share our commitment to environmental sustainability. For example,

our shampoos and soaps across all of our brands globally are made of

biodegradable formulas packaged in bottles made of recycled plastic.

In North America, we have worked with Ecolab to provide comprehensive

cleaning solutions that increase efficiency, minimize the use of natural

resources, and improve safety – from sourcing to manufacturing, to use

and through disposal. Helping to reduce water and energy use, as well

as packaging waste are a few key ways Ecolab’s sustainable offerings

impact our properties. Green Seal-certified in-room cleaning supplies

are leveraged whenever available, meeting rigorous sustainability criteria

while maintaining the same performance and quality requirements

as traditional, non-green counterparts, all while minimizing our total

environmental impact.

We work closely with Avendra on sustainable purchasing product categories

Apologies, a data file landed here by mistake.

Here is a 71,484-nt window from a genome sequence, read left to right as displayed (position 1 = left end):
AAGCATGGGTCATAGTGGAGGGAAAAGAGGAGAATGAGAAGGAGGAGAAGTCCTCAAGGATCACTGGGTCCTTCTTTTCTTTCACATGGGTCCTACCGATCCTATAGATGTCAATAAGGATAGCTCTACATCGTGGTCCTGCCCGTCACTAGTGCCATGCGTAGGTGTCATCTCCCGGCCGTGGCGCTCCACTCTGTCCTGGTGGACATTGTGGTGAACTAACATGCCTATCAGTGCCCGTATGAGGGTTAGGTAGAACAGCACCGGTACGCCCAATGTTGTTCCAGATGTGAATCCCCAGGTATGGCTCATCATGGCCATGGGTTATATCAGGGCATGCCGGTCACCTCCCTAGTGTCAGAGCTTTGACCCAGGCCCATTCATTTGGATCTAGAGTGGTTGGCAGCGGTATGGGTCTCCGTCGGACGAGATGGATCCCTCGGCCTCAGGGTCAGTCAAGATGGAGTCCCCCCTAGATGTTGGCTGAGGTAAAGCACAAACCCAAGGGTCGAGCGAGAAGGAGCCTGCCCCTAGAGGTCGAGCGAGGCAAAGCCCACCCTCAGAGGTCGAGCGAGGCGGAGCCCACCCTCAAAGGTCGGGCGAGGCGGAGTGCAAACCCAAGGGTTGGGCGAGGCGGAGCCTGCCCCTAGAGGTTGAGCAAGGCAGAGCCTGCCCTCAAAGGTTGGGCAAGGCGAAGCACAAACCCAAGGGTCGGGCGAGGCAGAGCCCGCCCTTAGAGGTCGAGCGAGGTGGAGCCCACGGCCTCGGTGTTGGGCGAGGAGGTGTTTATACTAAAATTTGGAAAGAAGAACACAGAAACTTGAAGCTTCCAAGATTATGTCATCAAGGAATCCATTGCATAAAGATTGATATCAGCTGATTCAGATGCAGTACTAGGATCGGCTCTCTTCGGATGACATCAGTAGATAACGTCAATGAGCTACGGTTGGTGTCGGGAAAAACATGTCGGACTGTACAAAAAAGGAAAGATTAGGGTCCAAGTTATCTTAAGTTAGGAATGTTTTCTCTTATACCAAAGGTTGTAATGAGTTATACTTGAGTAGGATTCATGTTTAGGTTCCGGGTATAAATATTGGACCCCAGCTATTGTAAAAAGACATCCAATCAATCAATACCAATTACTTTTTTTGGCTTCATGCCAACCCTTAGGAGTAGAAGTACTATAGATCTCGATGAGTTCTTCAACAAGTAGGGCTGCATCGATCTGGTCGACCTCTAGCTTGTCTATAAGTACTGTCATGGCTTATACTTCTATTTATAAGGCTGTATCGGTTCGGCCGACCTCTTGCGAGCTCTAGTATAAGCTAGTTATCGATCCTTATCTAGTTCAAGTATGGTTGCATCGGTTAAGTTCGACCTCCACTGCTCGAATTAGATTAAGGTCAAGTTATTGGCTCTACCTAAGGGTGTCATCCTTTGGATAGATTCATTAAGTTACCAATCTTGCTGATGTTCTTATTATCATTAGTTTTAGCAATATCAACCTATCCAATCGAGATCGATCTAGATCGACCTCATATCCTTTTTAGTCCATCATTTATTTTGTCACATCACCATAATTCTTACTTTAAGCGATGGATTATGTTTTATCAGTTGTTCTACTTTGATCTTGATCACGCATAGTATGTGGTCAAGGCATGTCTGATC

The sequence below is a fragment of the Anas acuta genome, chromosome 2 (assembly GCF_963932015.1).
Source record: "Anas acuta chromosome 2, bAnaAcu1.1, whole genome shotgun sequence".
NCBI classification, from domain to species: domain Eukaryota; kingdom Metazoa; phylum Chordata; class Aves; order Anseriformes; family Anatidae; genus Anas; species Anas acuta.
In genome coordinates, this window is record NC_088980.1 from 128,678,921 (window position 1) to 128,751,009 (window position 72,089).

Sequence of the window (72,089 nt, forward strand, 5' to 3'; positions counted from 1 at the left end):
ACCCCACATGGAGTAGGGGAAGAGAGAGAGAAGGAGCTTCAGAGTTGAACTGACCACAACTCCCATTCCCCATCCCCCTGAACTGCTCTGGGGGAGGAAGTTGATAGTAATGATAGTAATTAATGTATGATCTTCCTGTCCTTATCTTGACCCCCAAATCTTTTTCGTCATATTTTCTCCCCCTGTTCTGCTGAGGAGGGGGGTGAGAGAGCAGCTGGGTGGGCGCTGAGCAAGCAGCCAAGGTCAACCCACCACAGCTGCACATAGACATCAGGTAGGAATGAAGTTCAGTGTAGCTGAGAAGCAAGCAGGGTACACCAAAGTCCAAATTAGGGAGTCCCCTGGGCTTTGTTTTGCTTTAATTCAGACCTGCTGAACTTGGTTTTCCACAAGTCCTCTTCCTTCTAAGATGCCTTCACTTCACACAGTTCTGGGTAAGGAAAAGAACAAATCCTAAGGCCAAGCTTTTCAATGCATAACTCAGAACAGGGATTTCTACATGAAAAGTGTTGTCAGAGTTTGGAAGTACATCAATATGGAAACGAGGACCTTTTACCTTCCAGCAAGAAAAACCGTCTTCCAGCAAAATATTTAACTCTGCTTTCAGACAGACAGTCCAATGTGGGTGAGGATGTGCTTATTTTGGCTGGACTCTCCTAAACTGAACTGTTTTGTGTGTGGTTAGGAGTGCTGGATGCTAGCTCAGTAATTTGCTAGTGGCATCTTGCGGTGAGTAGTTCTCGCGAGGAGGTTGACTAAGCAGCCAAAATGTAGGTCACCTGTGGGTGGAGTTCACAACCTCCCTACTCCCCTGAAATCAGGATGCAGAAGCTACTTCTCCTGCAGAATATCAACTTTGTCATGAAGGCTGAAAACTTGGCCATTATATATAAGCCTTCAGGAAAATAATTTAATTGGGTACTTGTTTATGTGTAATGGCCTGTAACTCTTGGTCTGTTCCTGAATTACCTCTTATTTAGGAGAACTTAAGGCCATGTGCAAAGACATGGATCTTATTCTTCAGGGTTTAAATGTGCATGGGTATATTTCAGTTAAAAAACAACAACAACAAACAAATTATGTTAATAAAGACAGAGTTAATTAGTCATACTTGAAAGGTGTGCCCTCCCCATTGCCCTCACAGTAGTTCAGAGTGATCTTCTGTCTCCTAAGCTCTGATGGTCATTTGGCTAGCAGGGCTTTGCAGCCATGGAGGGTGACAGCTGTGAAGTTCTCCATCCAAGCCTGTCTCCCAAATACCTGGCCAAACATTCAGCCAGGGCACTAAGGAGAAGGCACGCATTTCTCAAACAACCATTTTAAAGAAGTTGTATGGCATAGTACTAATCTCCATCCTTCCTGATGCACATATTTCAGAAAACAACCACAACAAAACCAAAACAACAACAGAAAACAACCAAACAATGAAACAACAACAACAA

for our North America market, where our contracting is consolidated.

Our aim is to expand our focus internationally where possible.



We also believe that we have an opportunity and a responsibility to

ensure that our supply chain reflects our own internal commitment

to diversity. Our supplier diversity program focuses on building

relationships with businesses owned by minorities, women, military

and disabled veterans, and LGBT persons.

In 2015, we contracted with five new large minority-owned suppliers

that provided products and services such as laundry, baked goods,

landscaping, and interior design, which helped to increase our

Avendra-contracted supplier diversity spend in the U.S. by 11 percent,

surpassing our year-over-year goal of 3 percent.